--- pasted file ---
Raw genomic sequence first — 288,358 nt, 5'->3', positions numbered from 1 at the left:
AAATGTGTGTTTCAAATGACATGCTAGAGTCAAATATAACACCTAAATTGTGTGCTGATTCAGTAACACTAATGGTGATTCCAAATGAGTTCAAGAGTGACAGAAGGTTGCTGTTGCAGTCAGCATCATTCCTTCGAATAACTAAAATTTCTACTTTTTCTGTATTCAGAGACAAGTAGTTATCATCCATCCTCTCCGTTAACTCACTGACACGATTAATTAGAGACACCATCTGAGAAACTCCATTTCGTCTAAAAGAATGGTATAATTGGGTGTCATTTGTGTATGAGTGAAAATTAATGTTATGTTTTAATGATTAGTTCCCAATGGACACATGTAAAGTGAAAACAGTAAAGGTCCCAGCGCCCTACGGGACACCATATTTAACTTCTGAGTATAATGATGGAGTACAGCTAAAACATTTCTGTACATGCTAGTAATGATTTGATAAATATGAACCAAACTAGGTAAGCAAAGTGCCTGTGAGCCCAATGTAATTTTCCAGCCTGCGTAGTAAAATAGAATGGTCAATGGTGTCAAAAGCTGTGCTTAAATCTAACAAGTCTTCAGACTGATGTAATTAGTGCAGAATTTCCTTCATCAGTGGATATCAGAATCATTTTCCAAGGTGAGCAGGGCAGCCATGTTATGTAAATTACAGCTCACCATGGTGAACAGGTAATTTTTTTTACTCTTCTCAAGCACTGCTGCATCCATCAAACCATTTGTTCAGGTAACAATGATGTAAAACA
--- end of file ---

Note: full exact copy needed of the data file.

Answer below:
Raw genomic sequence first — 288,358 nt, 5'->3', positions numbered from 1 at the left:
AAATGTGTGTTTCAAATGACATGCTAGAGTCAAATATAACACCTAAATTGTGTGCTGATTCAGTAACACTAATGGTGATTCCAAATGAGTTCAAGAGTGACAGAAGGTTGCTGTTGCAGTCAGCATCATTCCTTCGAATAACTAAAATTTCTACTTTTTCTGTATTCAGAGACAAGTAGTTATCATCCATCCTCTCCGTTAACTCACTGACACGATTAATTAGAGACACCATCTGAGAAACTCCATTTCGTCTAAAAGAATGGTATAATTGGGTGTCATTTGTGTATGAGTGAAAATTAATGTTATGTTTTAATGATTAGTTCCCAATGGACACATGTAAAGTGAAAACAGTAAAGGTCCCAGCGCCCTACGGGACACCATATTTAACTTCTGAGTATAATGATGGAGTACAGCTAAAACATTTCTGTACATGCTAGTAATGATTTGATAAATATGAACCAAACTAGGTAAGCAAAGTGCCTGTGAGCCCAATGTAATTTTCCAGCCTGCGTAGTAAAATAGAATGGTCAATGGTGTCAAAAGCTGTGCTTAAATCTAACAAGTCTTCAGACTGATGTAATTAGTGCAGAATTTCCTTCATCAGTGGATATCAGAATCATTTTCCAAGGTGAGCAGGGCAGCCATGTTATGTAAATTACAGCTCACCATGGTGAACAGGTAATTTTTTTTACTCTTCTCAAGCACTGCTGCATCCATCAAACCATTTGTTCAGGTAACAATGATGTAAAACA